ST. LOUIS – Both inmates and officers in the Missouri Department of Corrections are reporting that they’re reaching breaking points. Those tensions have resulted in two recent lockdowns.
Crystal Thomas didn’t hear from her husband, Greg Thomas, last week at the usual time. Then she heard about a disturbance inside his prison.
“I was waiting to see when I was going to hear from him or if I was going to hear from him,” she said. “I didn’t really know what to do next.”
According the DOC, on July 28, “…residents of a housing wing staged a protest and attempted to create a barrier, preventing additional staff from responding.
“The unrest spread to three other housing wings, where some offenders engaged in fights with one another or damaged property.”
Thomas didn’t find out until morning that her husband was safe. He was not part of the disturbance and was in a different wing. However, he was still affected by the lockdown and unable to move from his jail cell or make a phone call.
“When he called I don’t think I even said hello, I think I said, ‘Oh my God, I’m glad to finally hear from you,’” she said.
Tim Cutt, a representative for the Missouri Correction’s Officers Association, said officers were also happy to go home with good news.
“That was a bad deal, but I’m glad my staff could get in there and take care of it,” he said. “There were no injuries, minimal property damage from what I’m hearing. They did an awesome job up there and I’m proud of them.”
Cutt said tensions are rising because of concerns over COVID-19 and staffing levels he said are strained.
“If the staff are happy, if the offender population is happy, we go in there and do our job and go home,” he said. “But if one party or the other is not content, they’re going to have issues.”
Crystal Thomas said she fears the lack of human contact could be brewing trouble. Until COVID restrictions, she would visit every week. The entire family visited at least every month.
“That is probably one of the biggest problems in there is the fact they can’t see their family members or, you know, their wives,” she said.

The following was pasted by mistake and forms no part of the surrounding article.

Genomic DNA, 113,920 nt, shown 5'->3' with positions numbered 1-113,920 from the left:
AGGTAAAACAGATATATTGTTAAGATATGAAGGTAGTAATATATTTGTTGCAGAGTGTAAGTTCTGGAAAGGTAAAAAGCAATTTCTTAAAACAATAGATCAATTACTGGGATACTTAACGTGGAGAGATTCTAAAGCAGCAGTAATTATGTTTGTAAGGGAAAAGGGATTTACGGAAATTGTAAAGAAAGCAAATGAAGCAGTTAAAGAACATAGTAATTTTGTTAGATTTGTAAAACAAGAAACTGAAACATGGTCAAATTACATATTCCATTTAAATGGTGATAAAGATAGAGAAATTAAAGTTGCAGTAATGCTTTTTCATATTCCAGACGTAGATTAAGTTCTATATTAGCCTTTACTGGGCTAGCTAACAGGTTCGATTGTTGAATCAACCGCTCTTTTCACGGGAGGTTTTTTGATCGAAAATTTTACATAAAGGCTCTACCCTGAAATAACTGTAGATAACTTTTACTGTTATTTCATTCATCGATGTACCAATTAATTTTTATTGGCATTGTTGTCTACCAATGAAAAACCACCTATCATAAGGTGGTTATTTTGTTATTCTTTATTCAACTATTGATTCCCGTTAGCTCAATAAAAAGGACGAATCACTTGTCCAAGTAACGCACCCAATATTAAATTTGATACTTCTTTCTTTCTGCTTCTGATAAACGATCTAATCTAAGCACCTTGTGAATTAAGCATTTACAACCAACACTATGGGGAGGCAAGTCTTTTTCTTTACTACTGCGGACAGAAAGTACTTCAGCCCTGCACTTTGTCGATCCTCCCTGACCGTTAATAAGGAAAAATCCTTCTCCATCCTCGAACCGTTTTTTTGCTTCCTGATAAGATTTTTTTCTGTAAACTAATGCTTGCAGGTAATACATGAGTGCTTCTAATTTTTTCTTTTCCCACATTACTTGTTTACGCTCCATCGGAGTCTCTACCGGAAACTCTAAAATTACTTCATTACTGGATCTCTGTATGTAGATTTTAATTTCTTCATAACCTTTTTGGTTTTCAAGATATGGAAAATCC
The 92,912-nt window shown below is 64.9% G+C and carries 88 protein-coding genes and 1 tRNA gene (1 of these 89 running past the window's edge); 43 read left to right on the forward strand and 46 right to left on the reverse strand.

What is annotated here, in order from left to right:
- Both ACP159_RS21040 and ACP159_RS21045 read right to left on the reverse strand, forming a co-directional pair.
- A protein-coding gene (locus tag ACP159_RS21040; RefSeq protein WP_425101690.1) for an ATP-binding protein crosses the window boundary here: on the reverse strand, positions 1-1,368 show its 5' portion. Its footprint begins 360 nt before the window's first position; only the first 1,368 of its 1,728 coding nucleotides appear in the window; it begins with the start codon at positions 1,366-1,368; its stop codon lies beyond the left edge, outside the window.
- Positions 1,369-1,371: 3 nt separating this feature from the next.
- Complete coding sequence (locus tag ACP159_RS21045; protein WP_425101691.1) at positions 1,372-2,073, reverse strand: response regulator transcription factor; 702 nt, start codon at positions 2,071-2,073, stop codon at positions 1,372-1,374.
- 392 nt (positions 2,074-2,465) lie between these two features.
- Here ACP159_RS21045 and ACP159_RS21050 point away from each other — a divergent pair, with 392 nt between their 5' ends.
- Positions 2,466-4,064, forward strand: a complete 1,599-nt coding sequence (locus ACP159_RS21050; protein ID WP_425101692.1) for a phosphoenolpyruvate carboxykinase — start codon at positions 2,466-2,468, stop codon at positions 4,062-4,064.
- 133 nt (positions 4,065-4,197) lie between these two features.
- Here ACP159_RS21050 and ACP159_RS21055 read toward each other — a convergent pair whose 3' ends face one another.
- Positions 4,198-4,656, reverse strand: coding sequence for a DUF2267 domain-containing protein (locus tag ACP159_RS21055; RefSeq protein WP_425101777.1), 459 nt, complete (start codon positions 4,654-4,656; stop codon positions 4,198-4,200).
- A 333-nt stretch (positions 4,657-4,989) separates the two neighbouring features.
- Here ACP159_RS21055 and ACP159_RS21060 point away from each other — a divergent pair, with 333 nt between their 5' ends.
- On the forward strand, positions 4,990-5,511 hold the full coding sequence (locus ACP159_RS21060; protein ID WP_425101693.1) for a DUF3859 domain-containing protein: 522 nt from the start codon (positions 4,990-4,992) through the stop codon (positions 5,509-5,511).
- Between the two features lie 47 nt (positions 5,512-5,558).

The prison in Bonne Terre also faced a lockdown, the week before Pacific’s disturbance. The DOC said it was resolved after two hours and stemmed from concerns over COVID testing. Bonne Terre last reported 34 active COVID cases. Pacific reported 54 active cases.
Karen Pojmann, communications director the Missouri Department of Corrections, released two briefings on the recent disturbances.
DOC description of the July 28 MECC incident:
“A disturbance occurred the evening of Tuesday, July 28, at Missouri Eastern Correctional Center (MECC) in Pacific, Missouri. Around 5 p.m., after two offenders causing a disruption were restrained, residents of a housing wing staged a protest and attempted to create a barrier, preventing additional staff from responding. The crowd of offenders eventually dispersed and returned to their housing unit, where they refused to comply with staff instructions and declined to enter their cells. The unrest spread to three other housing wings, where some offenders engaged in fights with one another or damaged property. Trained Corrections Emergency Response Teams (CERT) deployed from Farmington Correctional Center and Eastern Reception, Diagnostic & Correctional Center assisted MECC CERT members in returning offenders to their cells. Order had been restored by 12 a.m. with no staff or offender injuries.”
DOC description of the July 20 ERDCC incident:
“A resident of one of the housing wings had symptoms of COVID-19. Consequently, that resident was removed from the wing and relocated to an isolation unit on Friday, and the housing unit was placed in quarantine status. The symptomatic offender’s positive COVID test results were received Monday, and the other residents were informed. When all offenders were required to return to their cells for count (a normal daily occurrence at all facilities), some residents refused to enter their cells and claimed, inaccurately, that the COVID-19-positive offender’s test results were available earlier than reported and the other residents were being misled. The rest of the facility was placed on lockdown. Several staff members talked to the offenders about the situation. Eventually, after about two hours, all residents returned to their cells. No one was assaulted. No one was injured. There were no uses of force.”